In his latest column for 'GIM International', David Rhind, ret. Vice-Chancellor of the UK's City University, reflects on the unmanned aerial vehicle (UAV) 'revolution' as we now enter the era of drone regulation.
I recently came out of my house to find the crumpled remains of a small drone outside my kitchen window. It had struck the crest of my roof before tumbling to Earth some 10m below. I had to pay 325 euros to have the 17 broken tiles fixed. Nowhere on the drone was there any indication of the owner’s identity to help me exact retribution. A few days later I observed a drone skimming just a couple of metres over the heads of the 2,000 or so people at our local village fete. The dangers of such thoughtless or inept operations are obvious. Such dangers are, however, miniscule compared with the many near-misses between commercial aircraft and drones in the vicinity of airports.
(By David Rhind, ret. Vice-Chancellor, The City University, UK)
On the plus side, unmanned aerial vehicles (UAVs) of various sizes and specifications have already transformed the collection of much data, with users ranging from hobbyists to professional land surveyors and many others. At the extreme, large-scale UAVs controlled by military staff have been used to ‘eliminate’ terrorist suspects. There is considerable interest in new applications, including the possible delivery of goods; in fact, there have been a number of cases of drugs and mobile phones being ‘delivered’ to prisoners in jails.
All of this is typical of the impact of any revolutionary new technology: not all the applications are beneficial or anticipated. In many cases, the industry is well aware of what needs to be done to enhance safer and wider drone use. Thus even some relatively low-cost drones can now return to base autonomously when they go beyond the line of sight.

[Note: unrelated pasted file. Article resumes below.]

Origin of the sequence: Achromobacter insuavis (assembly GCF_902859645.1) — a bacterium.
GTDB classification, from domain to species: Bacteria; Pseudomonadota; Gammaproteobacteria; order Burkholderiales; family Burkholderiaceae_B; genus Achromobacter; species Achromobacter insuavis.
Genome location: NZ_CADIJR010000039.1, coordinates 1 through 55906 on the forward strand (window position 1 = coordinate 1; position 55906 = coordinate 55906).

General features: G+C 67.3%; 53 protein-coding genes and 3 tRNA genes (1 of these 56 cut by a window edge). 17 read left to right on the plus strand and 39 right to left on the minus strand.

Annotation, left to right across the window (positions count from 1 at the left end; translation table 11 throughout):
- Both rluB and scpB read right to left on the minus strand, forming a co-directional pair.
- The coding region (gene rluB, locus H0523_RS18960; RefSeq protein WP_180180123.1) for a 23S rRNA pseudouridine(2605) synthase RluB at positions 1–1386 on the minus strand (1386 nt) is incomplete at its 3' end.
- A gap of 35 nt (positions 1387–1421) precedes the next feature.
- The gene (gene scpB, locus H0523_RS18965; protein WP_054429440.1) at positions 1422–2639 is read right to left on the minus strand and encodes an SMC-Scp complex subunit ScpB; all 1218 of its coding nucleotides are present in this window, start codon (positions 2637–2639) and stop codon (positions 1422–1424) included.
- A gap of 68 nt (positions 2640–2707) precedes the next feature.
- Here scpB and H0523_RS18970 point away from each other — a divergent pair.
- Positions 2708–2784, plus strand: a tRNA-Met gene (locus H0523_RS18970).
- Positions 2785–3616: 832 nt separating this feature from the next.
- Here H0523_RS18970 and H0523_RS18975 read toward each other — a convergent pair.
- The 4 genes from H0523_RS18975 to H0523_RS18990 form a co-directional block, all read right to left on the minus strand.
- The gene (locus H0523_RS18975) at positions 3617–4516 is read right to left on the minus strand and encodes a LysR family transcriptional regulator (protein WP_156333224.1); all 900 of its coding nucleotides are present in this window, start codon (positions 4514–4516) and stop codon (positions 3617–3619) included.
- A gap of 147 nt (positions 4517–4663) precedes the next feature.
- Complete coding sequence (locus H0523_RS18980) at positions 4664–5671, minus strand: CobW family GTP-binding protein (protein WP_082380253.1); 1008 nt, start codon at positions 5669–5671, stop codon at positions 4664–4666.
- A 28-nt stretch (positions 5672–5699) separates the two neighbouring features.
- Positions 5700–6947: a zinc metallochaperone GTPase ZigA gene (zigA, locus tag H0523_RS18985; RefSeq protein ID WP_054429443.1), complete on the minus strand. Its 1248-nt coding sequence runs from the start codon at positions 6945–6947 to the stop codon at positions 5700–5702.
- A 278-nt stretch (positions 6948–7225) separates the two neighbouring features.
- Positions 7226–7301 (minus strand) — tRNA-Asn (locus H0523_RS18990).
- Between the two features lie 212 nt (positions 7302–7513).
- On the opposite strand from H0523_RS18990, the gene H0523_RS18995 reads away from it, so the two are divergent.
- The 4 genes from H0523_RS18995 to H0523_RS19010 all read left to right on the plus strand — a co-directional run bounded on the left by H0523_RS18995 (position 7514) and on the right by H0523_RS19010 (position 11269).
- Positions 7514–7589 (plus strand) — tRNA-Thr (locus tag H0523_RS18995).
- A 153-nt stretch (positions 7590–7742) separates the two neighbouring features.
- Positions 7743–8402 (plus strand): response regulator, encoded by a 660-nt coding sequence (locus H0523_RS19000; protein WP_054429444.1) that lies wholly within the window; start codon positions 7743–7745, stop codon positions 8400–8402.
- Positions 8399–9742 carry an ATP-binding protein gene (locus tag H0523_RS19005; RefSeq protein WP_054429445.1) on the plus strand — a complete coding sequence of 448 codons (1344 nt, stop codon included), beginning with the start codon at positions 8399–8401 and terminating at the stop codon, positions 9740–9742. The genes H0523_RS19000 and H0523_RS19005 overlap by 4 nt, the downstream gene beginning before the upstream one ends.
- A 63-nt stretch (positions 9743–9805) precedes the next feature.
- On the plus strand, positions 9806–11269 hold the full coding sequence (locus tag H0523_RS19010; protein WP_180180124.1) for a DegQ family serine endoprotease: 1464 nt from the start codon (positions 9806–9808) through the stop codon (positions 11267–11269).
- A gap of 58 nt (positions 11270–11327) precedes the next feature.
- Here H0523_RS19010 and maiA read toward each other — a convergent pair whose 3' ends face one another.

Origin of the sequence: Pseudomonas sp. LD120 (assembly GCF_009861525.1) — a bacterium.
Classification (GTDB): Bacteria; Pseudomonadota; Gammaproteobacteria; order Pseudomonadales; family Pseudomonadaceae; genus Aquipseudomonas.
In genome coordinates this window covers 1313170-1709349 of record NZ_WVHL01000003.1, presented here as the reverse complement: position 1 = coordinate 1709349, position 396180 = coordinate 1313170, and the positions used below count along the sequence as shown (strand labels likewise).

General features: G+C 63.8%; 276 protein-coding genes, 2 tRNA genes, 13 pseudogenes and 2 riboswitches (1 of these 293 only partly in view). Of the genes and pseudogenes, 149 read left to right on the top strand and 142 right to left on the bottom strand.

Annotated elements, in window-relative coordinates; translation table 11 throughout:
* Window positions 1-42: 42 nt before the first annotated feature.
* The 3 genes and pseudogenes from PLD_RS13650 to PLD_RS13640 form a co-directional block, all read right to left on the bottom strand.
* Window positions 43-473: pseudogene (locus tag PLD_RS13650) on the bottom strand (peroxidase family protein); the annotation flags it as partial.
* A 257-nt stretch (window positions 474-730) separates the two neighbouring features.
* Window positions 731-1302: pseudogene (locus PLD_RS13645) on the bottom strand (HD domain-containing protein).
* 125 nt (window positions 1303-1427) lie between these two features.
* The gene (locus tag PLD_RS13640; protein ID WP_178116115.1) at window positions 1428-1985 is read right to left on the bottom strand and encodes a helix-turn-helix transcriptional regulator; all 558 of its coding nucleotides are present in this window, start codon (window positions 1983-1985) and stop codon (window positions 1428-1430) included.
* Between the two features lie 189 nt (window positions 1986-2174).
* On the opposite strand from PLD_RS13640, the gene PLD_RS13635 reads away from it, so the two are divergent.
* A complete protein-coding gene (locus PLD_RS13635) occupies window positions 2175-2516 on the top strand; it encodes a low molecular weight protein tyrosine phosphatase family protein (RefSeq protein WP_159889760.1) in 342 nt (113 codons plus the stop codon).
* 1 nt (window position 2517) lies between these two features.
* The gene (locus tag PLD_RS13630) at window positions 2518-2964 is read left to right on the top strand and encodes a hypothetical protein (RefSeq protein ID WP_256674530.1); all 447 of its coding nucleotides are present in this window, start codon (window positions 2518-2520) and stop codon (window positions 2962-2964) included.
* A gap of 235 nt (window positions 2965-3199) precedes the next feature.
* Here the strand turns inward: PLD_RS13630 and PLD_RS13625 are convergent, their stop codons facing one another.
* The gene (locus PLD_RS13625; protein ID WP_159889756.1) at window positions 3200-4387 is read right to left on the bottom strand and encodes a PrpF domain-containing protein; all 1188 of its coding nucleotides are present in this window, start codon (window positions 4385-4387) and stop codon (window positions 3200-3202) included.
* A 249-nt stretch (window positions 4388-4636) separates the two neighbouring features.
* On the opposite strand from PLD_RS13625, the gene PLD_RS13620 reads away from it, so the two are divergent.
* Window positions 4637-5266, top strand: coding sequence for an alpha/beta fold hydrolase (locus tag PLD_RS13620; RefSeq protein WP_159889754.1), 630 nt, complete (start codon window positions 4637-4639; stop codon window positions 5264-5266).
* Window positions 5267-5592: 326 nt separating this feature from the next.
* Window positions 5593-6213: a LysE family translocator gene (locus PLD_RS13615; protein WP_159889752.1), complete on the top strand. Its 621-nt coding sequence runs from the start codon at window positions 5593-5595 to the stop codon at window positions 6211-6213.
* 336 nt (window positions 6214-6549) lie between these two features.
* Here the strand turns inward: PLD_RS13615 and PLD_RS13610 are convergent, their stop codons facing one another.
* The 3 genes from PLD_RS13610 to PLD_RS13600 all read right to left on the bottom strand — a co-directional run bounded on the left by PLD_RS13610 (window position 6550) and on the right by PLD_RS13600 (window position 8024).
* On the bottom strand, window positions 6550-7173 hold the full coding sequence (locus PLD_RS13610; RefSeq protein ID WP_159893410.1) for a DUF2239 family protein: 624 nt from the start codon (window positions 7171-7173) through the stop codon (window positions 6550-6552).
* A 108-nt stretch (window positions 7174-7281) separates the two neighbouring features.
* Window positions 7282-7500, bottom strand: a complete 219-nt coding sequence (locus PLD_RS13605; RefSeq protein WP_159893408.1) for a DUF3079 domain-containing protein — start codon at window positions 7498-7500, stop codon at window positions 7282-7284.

But understandably we are entering the era of drone regulation. There is much talk about UAV traffic management systems, user certification and the preservation of privacy (however unlikely that seems). What we actually need is a universal, effective and low-bureaucracy approach to regulation. Given that, we should welcome the opening on 12 May 2017 of the European Aviation Safety Agency (EASA) consultation on unmanned aircraft system regulation which seeks comments on the proposed regulations by 15 September 2017 (extended from August 15; see here).
The draft EU regulations make no distinction between commercial and non-commercial operations; the inherent risk involved is the key factor. Low risk (open operation category) does not require prior authorisation by the competent authority. Drones in this category need to be under 25kg in weight and must fly no higher than 120m. Specific (medium risk category) requires authorisation before operation which will take account of the mitigation measures in an operational risk assessment. And Certified (high risk category of operations) requires certification of the UAV, a licensed remote pilot and an operator approved by the competent authority.
There is flexibility for individual nations on how they implement some of the regulations, e.g. geofencing. This seems helpful, not least because existing national general liability laws could be used to deal with some serious incidents.
This is important. If any aspect of the EASA proposal seems to you to be misguided, now is the time to respond to the consultation. One last parochial point: irrespective of whether the UK has left the EU by the time the regulations are transposed into national law, it would be wise to adopt the final European scheme.
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